The first Conservative budget for 19 years has certainly been memorable. Chancellor George Osborne’s big reveal was the National Living Wage – an unheralded addition to the budget that caught everyone by surprise.
The plan is to set a compulsory minimum wage that will be paid to workers aged 25 and over from April 2016. It will begin at £7.20 per hour in 2016 (comprised of the £6.70 per hour minimum wage and a premium of 50p per hour). After that, the Low Pay Commission (LPC) will be tasked with assessing its level at yearly intervals and will make recommendations about increasing it. The goal is for the living wage to reach £9 per hour by 2020.
The minimum wage was of course a flagship Labour policy, but Osborne’s plan has not come as a result of pressure from unions – regardless of what some might think. The rise of Blue Collar Conservativism – which has seen the Tories aiming to tap into the values of working, aspirational voters – has been remarkable. And the living wage is just the kind of idea that appeals to voters of this kind.
But whatever the motivation and regardless of how happy it makes Iain Duncan Smith, this policy amounts to little more than false advertising. It will have disastrous consequences for the lowest paid. IDS lives for the living wage.
Although cast as the national “living wage”, Osborne’s version is calculated in a very different way to the wage called for by the Living Wage Foundation. The foundation, which has campaigned for an hourly rate of £7.85 or £9.15 in London, arrives at its figures by calculating the cost of living. The LPC, on the other hand, takes into account what the economy can bear. It is also being encouraged by the government to set the national living wage at 55-60% of the median wage (which is below the International Labour Organization’s threshold for a low wage).
A back-of-the-envelope calculation reveals that the minimum wage would reach just over £8 per hour by 2020 as a result of average increases made by the LPC. George is deceiving the electorate, the National Living Wage is nothing of the sort, it’s a minimum wage for the over 25s.
As such, it creates yet another category of minimum wage worker (there are already four: apprentice, under 18, 18–20, and 21 and over). The LPC has already warned that this complex system is difficult to administer, and that may be about to get worse. Enforcement is complicated when multiple sub-minima are used alongside one another and the minimum wage is worth nothing at all if employers don’t actually pay it.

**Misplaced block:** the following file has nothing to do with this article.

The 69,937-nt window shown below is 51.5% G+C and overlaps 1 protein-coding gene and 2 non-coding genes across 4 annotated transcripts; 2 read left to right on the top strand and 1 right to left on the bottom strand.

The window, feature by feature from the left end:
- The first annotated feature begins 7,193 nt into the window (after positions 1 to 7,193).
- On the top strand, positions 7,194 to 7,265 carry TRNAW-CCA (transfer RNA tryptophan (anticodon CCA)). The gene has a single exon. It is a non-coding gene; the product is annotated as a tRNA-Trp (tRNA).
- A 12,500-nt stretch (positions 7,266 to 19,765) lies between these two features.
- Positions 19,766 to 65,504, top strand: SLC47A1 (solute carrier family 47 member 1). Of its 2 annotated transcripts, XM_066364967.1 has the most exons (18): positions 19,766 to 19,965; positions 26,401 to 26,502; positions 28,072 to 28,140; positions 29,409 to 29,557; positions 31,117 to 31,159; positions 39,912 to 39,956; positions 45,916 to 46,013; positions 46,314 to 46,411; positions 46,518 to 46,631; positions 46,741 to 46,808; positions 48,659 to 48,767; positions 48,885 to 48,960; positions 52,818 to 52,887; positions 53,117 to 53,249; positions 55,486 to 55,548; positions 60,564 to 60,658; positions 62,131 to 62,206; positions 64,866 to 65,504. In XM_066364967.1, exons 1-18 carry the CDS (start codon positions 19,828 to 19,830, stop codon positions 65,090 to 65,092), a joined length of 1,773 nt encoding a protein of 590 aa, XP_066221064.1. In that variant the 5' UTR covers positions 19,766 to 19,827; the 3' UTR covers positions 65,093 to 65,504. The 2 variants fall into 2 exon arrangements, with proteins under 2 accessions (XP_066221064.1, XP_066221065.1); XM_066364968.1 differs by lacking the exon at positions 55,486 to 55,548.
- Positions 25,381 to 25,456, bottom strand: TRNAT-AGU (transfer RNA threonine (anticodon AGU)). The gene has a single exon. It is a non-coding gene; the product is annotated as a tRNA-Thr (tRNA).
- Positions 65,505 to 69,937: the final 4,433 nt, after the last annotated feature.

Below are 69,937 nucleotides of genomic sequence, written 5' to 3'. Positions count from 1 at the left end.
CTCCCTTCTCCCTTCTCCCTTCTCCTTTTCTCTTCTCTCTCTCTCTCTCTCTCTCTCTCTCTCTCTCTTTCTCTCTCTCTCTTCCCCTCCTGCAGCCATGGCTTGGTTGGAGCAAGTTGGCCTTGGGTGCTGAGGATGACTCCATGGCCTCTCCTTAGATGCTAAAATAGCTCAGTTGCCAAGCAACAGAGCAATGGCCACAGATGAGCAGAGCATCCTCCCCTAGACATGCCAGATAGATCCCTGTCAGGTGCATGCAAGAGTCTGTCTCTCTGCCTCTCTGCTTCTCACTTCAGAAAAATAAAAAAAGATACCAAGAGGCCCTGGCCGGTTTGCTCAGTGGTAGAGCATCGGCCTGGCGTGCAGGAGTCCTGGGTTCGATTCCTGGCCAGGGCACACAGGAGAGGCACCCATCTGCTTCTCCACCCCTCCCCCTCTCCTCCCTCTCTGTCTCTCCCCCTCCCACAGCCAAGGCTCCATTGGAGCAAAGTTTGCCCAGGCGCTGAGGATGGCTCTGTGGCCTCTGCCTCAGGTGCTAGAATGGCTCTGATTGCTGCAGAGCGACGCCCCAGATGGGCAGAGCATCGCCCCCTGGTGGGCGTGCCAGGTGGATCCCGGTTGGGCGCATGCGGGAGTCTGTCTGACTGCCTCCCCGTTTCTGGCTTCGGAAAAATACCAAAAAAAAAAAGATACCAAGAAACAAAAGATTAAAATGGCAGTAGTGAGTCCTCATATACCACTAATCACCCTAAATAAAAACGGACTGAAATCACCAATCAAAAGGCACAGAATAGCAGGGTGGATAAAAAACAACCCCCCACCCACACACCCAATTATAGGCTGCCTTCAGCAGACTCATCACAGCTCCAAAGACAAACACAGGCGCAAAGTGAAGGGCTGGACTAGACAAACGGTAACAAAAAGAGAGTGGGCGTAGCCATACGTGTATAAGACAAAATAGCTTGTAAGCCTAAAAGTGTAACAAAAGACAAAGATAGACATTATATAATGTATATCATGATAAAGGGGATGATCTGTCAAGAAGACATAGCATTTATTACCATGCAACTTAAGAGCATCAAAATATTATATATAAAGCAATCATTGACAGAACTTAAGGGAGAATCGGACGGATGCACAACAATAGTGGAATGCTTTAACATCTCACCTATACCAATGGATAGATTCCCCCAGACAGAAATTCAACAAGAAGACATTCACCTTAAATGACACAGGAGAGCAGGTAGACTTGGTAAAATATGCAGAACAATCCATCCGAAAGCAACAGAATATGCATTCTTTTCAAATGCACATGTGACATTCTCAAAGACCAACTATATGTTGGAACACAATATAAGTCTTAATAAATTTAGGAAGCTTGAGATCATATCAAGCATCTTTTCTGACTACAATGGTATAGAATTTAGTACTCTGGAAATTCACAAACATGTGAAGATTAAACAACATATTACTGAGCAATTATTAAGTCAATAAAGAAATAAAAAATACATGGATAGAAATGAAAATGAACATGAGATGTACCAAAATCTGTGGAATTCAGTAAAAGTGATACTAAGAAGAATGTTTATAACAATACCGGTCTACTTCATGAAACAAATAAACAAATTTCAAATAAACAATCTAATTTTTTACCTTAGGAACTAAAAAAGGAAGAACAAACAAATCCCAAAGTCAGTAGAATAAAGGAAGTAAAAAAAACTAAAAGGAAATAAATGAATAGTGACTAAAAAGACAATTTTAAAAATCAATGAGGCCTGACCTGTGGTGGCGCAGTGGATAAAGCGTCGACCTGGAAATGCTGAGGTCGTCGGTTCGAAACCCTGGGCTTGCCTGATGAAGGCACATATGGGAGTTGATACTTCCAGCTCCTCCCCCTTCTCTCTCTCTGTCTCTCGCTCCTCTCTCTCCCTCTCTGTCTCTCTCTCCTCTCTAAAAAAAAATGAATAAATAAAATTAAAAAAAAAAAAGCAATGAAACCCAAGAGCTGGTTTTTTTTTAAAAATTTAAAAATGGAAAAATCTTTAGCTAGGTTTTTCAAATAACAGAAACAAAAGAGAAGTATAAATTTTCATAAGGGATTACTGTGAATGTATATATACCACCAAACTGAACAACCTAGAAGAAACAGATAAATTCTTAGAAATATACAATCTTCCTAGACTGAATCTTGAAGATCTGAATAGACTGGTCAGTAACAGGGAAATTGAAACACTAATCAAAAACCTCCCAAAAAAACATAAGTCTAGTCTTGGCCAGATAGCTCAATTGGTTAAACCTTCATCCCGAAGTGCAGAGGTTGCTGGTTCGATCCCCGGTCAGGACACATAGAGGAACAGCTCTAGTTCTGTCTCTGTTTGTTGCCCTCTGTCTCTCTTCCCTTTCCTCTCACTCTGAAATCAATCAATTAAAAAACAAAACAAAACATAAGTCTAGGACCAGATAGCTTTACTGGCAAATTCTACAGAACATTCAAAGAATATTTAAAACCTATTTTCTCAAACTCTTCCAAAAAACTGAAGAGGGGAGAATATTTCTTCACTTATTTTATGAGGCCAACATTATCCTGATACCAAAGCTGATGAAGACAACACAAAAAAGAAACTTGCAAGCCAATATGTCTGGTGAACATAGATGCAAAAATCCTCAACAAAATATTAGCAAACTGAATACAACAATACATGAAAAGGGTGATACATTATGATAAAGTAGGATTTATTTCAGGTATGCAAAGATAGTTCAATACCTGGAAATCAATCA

That, in turn, points to a deeper question about why those under 25 are not considered worth £7.20 per hour. Arguments about skill levels and experience seem disingenuous for this group, especially when the vocational forms of training that minimum wage workers often undertake are all but complete by 18. The long tail of minimum wages that are developing may be more about the needs of businesses. Gradual exposure allows for adjustment (or the exploitation of cheap labour).
And those who qualify may not be better off either – particularly given the benefit cuts announced in the budget.
The new semantics of Tory benevolence will consign millions to low pay. The normalisation of the minimum wage is a widely recognised phenomenon, which begs the question why would anyone be worth more than the new “premium”? There must now be a concerted effort by the opposition parties to retake the debate, to present an alternative vision, and to do right by the millions of low paid that will be in desperate need of help.
George Wilson is affiliated with the UCU. He receives funding from the School of Law, University of Leeds.
Authors: The Conversation